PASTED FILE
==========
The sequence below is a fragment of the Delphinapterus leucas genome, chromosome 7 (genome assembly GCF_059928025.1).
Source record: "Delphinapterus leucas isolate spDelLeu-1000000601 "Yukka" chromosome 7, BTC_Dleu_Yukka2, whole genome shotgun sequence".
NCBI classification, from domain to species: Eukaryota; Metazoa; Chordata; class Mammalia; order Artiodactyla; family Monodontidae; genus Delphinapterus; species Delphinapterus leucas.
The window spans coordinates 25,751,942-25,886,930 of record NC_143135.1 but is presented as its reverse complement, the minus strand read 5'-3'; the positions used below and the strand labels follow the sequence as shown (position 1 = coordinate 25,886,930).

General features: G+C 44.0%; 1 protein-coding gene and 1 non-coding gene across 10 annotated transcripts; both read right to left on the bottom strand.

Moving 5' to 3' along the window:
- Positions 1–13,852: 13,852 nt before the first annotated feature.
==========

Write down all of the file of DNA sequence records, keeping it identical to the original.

The sequence below is a fragment of the Delphinapterus leucas genome, chromosome 7 (genome assembly GCF_059928025.1).
Source record: "Delphinapterus leucas isolate spDelLeu-1000000601 "Yukka" chromosome 7, BTC_Dleu_Yukka2, whole genome shotgun sequence".
NCBI classification, from domain to species: Eukaryota; Metazoa; Chordata; class Mammalia; order Artiodactyla; family Monodontidae; genus Delphinapterus; species Delphinapterus leucas.
The window spans coordinates 25,751,942-25,886,930 of record NC_143135.1 but is presented as its reverse complement, the minus strand read 5'-3'; the positions used below and the strand labels follow the sequence as shown (position 1 = coordinate 25,886,930).

General features: G+C 44.0%; 1 protein-coding gene and 1 non-coding gene across 10 annotated transcripts; both read right to left on the bottom strand.

Moving 5' to 3' along the window:
- Positions 1–13,852: 13,852 nt before the first annotated feature.